“Elevated Carbon Dioxide Ameliorates the Effects of Ozone on Photosynthesis and Growth: Species Respond Similarly Regardless of Photosynthetic Pathway or Plant Functional Group,” J. C. Volin (Dept. Forestry, Univ. Wisc., 1630 Linden Dr., Madison, WI, 53706; jvolin@acc.fau.edu), P. B. Reich, T. J. Givnish,New Phytol. 138 (2), 241-250 (1998).

Elevated CO2 had little effect on the photosynthesis and relative growth rate of two C3 trees, two C3 grasses, and two C4 grasses. High ozone levels depressed photosynthesis, relative growth rate, and root weight ratio in almost all cases, but these effects were not seen when both CO2 and ozone levels were elevated. High-stomatal-conductance species were the most susceptible to oxidant damage. Elevated CO2 reduces stomatal conductance and might, therefore, reduce the damage caused by oxidants.


Item #d98oct24

“Effects of Nitrogen and Water Limitation and Elevated Atmospheric CO2 on Ectomycorrhiza of Longleaf Pine,” G. B. Runion (Sch. Forestry, 108 M. White Smith Hall, Auburn Univ., AL, 36849; runion@forestry.auburn.edu) et al., New Phytol. 137, 681-689 (1998).

Seedlings grown in elevated CO2, low nitrogen, and adequate water had almost double the normal numbers of ectomycorrhizal short roots and ectomycorrhizas, but these results occurred only when the nitrogen concentration was elevated.


Item #d98oct25

“Nitrogen Balance for Wheat Canopies (Triticum aestivum cv. Veery 10) Grown Under Elevated and Ambient CO2 Concentrations,” D. R. Smart (Dept. Veg. Crops, Univ. Calif., 1 Shields Ave., Davis, CA, 95616; drsmart@vegmail.ucdavis.edu) et al., Plant Cell Env. 21, 753-763 (1998).

Wheat plants grown under elevated CO2 increased carbon allocation to root biomass production and root-zone nitrate consumption but not biomass nitrogen content. Instead, nitrogen loss increased. This diminished nitrate assimilation explains why organic nitrogen contents of plants decline in elevated CO2.


Item #d98oct26

“The Stomatal Response to CO2 Is Linked to Changes in Guard Cell Zeaxanthin,” J. Zhu (Dept. Biol., Univ. Calif., Los Angeles, CA, 90095; zeiger@biology.ucla.edu) et al., Plant Cell Env. 21, 813-820 (1998).

Elevated CO2 decreased zeaxanthin content in leaves and decreased stomatal apertures under lighted conditions. In the dark, however, the changes in stomatal aperture caused by elevated CO2 were much smaller, and the concentration of guard-cell zeaxanthin did not change. These results indicate that CO2-produced changes in zeaxanthin content modulate stomatal responses to CO2 in the light while another mechanism modulates CO2 response in the dark.


Item #d98oct27

“Response of Sugar Beet (Beta vulgaris L.) Yield and Biochemical Composition to Elevated CO2 and Temperature at Two Nitrogen Applications,” H. Demmers-Derks (Biochem. Physiol. Dept., IACR-Rothamsted, Harpenden, Hertfordshire, AL5 2JQ, U.K.) et al., Plant Cell Env. 21, 829-836 (1998).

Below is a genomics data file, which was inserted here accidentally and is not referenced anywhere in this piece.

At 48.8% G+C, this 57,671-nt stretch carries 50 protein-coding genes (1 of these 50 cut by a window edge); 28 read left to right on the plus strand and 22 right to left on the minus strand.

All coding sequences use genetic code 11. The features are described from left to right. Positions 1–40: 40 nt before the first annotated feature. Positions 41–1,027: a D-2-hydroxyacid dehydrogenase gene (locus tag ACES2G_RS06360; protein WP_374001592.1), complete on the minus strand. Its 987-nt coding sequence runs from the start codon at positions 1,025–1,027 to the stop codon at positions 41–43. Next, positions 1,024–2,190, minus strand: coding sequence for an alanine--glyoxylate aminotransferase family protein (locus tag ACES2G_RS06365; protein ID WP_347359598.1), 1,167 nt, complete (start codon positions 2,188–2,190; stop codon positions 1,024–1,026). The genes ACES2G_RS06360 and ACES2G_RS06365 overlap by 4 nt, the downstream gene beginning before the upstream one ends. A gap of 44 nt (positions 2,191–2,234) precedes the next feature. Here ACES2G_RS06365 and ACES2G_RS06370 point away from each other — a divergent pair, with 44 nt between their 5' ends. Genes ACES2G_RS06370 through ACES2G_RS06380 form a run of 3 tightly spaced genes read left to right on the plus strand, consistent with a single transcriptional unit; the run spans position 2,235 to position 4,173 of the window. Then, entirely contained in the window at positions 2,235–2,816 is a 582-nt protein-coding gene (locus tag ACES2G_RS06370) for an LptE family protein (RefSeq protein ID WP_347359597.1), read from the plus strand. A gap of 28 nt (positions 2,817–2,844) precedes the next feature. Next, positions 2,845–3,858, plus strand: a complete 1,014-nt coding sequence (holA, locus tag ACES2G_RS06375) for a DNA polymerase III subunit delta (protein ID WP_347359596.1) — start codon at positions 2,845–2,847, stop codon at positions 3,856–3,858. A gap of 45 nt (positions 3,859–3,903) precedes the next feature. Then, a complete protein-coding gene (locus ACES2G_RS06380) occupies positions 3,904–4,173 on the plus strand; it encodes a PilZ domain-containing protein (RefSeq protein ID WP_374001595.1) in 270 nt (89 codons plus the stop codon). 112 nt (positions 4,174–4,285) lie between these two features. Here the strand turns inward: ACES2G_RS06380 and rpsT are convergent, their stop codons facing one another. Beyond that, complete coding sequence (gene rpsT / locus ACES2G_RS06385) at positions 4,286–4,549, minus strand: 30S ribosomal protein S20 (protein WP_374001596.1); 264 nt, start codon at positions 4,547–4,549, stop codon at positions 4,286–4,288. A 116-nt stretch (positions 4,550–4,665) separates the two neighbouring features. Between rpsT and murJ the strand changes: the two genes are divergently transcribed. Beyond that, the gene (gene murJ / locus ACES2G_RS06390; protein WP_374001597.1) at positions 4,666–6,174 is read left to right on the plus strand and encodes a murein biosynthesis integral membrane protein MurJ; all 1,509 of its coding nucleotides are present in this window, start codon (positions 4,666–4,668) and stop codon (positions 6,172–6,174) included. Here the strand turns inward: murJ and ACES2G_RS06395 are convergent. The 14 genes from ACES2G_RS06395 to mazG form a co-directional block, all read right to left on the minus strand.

Elevated CO2 increased total dry mass at harvest by 21% under high-nitrogen and 11% under low-nitrogen conditions. The respective increases in root dry mass were 26% and 12%. Warmer temperatures, however, decreased both total and root dry masses. Neither elevated CO2 or temperature influenced root sucrose concentration. Amino acids decreased in elevated CO2 and increased in warmer temperatures.


Item #d98oct28

“Tansley Review No. 98: Tree and Forest Functioning in an Enriched CO2 Atmosphere,” Henrik Saxe (Inst. Bot., Dendrol., Forest Gen., The Arboretum The Royal Vet. and Ag. Univ., Kirkegaardsvej 3A, DK-2970, Hoersholm, Denmark; hsa@kvl.dk), D. S. Ellsworth, James Heath, New Phytol. 139 (3), 395-436 (1998).

A review of the literature reveals a significantly larger long-term increase in biomass for conifers than for deciduous trees under elevated CO2, although stimulation of photosynthesis was similar and larger than previously believed. The many down-regulation pathways make predicting growth and canopy CO2 exchange uncertain, and the down-regulation of photosynthesis is rarely large enough to offset the photosynthetic gains. The response of stomatal conductance to elevated CO2 in trees is very different from that in herbaceous species. Canopy transpiration is affected positively by changes in leaf area and negatively by changes in stomatal aperture. Elevated CO2 can alter tree-soil interactions and, thus, ecosystem productivity. Moreover, changes in foliage carbon, mineral nutrients, and secondary metabolites brought about by elevated CO2 can influence tree-insect interactions. In most trees, mycorrhizal interactions are affected more by nutrient deficiencies than they are by CO2 concentration.

  • Guide to Publishers
  • Index of Abbreviations

  • Hosted by U.S. Global Change Research Information Office. Copyright by Center for Environmental Information, Inc. For more information contact U.S. Global Change Research Information Office, Suite 250, 1717 Pennsylvania Ave, NW, Washington, DC 20006. Tel: +1 202 223 6262. Fax: +1 202 223 3065. Email: Web: www.gcrio.org. Webmaster:
    U.S. Climate Change Technology Program Intranet Logo and link to Home